One easy way to blow your cover is to put “Seeking a position as…” or “Looking for a new job in…” on your profile. This might seem obvious, but some job seekers think their current employer won't see their profiles, so they share that they are job searching with their whole network. Instead of blatantly telling contacts that you're on the job hunt, stay visible by logging in and participating on the site on a regular basis. You can show your expertise by sharing relevant content, joining and participating in industry groups and communities, and by keeping in touch with your network connections.

3. Understand Your Company's Social Media Policy

The way you conduct yourself online has the potential to affect your current employers — and they're fully aware of what goes on. Many employers now have a social media policy written out for current employees, so take a close look at the policy to ensure you're not doing anything online that might result in disciplinary action.

​For example, Walmart wants its employees only to focus on customer service on social media tools such as Twitter. Here's part of their social media policy: "Walmart wants to make sure its employees who are ‘official’ Twitter users for Walmart are identified as such, stick to customer replies, and focus on this alone. Walmart’s Twitter users should only talk about Walmart and not engage in unnecessary banter."

4. Monitor Your Contact and Privacy Settings

On LinkedIn, you can choose several options in your contact settings, including "career opportunities" and "job inquiries." It may raise a red flag for your current employer if you suddenly check off those options and display that you're open to opportunities publicly. Many people also assume if you update your LinkedIn profile, you must be looking for a job. To avoid signaling a red flag to coworkers or your boss, update your profile actively even when you're not looking for a job, or manage your settings and disable broadcasting your updates.

On a similar note, privacy settings on Facebook or Twitter might be important if you're job searching on the stealth. If you plan on talking about it with friends or family online, you need to make sure that your current employer, clients or co-workers cannot see what you're saying. (Not sure how to navigate the latest Facebook privacy settings? Check out this privacy guide for more details.)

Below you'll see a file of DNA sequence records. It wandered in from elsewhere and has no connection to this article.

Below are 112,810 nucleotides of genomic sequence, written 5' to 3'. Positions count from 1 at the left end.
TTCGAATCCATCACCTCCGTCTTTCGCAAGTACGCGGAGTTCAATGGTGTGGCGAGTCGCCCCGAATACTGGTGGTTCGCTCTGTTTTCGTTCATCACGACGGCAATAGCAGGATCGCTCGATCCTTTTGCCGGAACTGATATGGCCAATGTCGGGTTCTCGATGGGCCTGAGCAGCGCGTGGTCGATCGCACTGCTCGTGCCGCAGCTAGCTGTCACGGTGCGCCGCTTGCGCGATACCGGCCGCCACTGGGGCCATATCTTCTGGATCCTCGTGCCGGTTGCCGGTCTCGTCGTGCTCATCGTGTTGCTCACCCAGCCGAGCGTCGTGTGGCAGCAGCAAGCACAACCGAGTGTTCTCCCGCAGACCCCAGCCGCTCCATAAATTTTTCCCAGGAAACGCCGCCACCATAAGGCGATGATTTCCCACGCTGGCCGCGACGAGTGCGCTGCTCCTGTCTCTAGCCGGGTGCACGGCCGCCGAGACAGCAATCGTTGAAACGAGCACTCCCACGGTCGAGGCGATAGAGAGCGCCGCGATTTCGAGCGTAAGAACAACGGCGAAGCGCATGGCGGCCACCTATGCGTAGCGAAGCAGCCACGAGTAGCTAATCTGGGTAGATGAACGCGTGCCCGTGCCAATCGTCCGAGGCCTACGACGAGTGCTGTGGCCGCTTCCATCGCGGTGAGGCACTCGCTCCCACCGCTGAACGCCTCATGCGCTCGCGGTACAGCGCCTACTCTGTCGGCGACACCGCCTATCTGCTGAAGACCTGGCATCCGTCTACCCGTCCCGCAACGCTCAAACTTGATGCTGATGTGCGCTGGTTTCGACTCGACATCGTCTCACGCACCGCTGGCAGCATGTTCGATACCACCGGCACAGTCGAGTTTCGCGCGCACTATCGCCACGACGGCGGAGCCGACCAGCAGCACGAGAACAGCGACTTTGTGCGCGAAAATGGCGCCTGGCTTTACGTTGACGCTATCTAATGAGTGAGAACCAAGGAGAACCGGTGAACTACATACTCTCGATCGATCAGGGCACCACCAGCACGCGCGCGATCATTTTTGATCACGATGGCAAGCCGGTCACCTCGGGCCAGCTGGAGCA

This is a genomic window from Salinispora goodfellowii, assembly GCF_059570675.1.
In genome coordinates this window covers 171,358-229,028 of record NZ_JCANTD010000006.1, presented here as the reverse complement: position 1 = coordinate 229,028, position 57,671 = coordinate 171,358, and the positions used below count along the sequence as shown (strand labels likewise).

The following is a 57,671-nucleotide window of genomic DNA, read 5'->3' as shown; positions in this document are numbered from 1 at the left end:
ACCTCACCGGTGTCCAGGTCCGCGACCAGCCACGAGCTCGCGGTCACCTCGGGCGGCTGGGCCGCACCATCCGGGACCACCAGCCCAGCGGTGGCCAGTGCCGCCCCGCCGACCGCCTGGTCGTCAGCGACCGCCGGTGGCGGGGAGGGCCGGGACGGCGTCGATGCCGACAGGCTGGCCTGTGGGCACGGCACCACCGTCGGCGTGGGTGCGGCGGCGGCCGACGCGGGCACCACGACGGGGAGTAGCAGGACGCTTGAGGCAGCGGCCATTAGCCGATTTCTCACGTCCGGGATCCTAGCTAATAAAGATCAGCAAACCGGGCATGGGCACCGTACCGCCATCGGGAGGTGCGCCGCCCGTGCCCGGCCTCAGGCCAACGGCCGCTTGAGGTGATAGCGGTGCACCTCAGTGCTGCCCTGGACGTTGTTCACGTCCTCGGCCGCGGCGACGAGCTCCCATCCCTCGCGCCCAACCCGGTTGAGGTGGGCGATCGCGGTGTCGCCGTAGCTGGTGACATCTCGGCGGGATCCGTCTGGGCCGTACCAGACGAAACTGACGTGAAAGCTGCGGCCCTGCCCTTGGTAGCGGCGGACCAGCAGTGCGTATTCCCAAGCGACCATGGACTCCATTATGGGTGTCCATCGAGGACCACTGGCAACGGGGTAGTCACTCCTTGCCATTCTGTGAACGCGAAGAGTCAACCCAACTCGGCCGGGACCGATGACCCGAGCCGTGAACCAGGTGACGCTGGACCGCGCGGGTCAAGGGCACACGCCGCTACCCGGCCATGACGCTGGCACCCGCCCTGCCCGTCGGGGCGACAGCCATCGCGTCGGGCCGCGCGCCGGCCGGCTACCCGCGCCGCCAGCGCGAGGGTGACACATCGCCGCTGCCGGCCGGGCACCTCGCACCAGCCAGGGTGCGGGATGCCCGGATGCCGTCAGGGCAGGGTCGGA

5. Don't Job Search at Work

Many employers monitor email, voicemail and web surfing. Bottom line: Don't bring your job search into your current job. Not only will it be embarrassing if you get caught, but it can also be harmful to your job search if you're using your work email or phone number. If you quit your current job (or get fired), employers won't be able to get in touch with you with the contact information you've provided. It's best to use your personal cellphone number and personal email address. You might also consider including these on your social media profiles if you originally signed up with work information.

Social media is an amazing resource for connecting with other people, sharing information, and learning about job opportunities. Although you might need to be a bit more careful if you're job searching while still employed, the above tips can help you leverage these tools to land your next gig.

What do you think? How else can stealth job seekers show their expertise through social media?

Social Media Job Listings

Every week we post a list of social media and web job opportunities. While we publish a huge range of job listings, we’ve selected some of the top social media job opportunities from the past two weeks to get you started. Happy hunting!

Image courtesy of iStockphoto, iPandastudio

More About: job search series, job seekers, social media jobs, trending